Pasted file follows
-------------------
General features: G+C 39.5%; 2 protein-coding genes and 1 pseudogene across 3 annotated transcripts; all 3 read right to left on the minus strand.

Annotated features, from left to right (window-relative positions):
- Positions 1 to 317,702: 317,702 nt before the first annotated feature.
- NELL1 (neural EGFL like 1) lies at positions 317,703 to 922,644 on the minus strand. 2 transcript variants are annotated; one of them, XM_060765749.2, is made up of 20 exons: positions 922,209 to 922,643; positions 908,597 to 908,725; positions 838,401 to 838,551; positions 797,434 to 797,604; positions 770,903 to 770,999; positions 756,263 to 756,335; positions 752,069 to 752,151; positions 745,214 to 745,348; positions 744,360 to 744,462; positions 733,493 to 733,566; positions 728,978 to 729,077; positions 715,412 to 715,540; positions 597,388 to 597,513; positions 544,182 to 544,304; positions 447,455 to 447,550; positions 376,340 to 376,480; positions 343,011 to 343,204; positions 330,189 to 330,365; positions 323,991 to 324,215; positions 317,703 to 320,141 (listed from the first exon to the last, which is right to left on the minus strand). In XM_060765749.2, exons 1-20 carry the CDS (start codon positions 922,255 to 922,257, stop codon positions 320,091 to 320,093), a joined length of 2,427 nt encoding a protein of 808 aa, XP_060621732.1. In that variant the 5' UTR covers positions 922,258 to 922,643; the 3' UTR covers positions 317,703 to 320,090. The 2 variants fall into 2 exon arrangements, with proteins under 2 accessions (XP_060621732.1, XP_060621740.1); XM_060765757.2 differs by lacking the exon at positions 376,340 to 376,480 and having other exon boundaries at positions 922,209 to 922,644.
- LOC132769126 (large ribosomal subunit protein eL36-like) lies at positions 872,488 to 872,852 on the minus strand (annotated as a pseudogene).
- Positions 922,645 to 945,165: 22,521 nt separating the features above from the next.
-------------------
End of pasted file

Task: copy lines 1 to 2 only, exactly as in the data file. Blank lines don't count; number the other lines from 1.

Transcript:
General features: G+C 39.5%; 2 protein-coding genes and 1 pseudogene across 3 annotated transcripts; all 3 read right to left on the minus strand.

Annotated features, from left to right (window-relative positions):